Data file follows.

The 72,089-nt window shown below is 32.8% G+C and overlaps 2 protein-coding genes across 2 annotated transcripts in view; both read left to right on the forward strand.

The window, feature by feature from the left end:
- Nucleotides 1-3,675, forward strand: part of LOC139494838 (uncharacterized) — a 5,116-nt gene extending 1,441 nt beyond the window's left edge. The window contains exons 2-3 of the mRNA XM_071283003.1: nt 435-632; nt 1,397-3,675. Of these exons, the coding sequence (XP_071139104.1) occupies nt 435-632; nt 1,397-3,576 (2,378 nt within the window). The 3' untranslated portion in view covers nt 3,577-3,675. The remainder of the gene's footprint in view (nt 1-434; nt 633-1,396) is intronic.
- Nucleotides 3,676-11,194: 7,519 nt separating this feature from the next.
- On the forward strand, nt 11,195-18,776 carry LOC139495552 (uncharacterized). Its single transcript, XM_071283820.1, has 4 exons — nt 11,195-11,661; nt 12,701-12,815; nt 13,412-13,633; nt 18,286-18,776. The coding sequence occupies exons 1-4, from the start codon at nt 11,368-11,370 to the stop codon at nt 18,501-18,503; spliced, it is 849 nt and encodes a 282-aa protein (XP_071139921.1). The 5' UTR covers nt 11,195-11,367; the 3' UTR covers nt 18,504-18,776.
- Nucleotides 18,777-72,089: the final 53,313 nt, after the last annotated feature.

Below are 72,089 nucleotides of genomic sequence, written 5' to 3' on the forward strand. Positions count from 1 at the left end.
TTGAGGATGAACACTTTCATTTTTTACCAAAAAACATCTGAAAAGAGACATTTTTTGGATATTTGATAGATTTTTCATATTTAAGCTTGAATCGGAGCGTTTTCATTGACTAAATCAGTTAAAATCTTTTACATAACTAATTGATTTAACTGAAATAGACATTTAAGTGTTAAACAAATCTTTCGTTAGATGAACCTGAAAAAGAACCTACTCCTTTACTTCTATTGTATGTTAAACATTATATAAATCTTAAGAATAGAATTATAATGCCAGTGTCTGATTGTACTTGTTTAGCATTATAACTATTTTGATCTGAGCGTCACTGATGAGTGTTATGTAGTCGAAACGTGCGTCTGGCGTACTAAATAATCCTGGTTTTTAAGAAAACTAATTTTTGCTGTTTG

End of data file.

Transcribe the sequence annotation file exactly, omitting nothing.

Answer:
The 72,089-nt window shown below is 32.8% G+C and overlaps 2 protein-coding genes across 2 annotated transcripts in view; both read left to right on the forward strand.

The window, feature by feature from the left end:
- Nucleotides 1-3,675, forward strand: part of LOC139494838 (uncharacterized) — a 5,116-nt gene extending 1,441 nt beyond the window's left edge. The window contains exons 2-3 of the mRNA XM_071283003.1: nt 435-632; nt 1,397-3,675. Of these exons, the coding sequence (XP_071139104.1) occupies nt 435-632; nt 1,397-3,576 (2,378 nt within the window). The 3' untranslated portion in view covers nt 3,577-3,675. The remainder of the gene's footprint in view (nt 1-434; nt 633-1,396) is intronic.
- Nucleotides 3,676-11,194: 7,519 nt separating this feature from the next.
- On the forward strand, nt 11,195-18,776 carry LOC139495552 (uncharacterized). Its single transcript, XM_071283820.1, has 4 exons — nt 11,195-11,661; nt 12,701-12,815; nt 13,412-13,633; nt 18,286-18,776. The coding sequence occupies exons 1-4, from the start codon at nt 11,368-11,370 to the stop codon at nt 18,501-18,503; spliced, it is 849 nt and encodes a 282-aa protein (XP_071139921.1). The 5' UTR covers nt 11,195-11,367; the 3' UTR covers nt 18,504-18,776.
- Nucleotides 18,777-72,089: the final 53,313 nt, after the last annotated feature.

Below are 72,089 nucleotides of genomic sequence, written 5' to 3' on the forward strand. Positions count from 1 at the left end.
TTGAGGATGAACACTTTCATTTTTTACCAAAAAACATCTGAAAAGAGACATTTTTTGGATATTTGATAGATTTTTCATATTTAAGCTTGAATCGGAGCGTTTTCATTGACTAAATCAGTTAAAATCTTTTACATAACTAATTGATTTAACTGAAATAGACATTTAAGTGTTAAACAAATCTTTCGTTAGATGAACCTGAAAAAGAACCTACTCCTTTACTTCTATTGTATGTTAAACATTATATAAATCTTAAGAATAGAATTATAATGCCAGTGTCTGATTGTACTTGTTTAGCATTATAACTATTTTGATCTGAGCGTCACTGATGAGTGTTATGTAGTCGAAACGTGCGTCTGGCGTACTAAATAATCCTGGTTTTTAAGAAAACTAATTTTTGCTGTTTG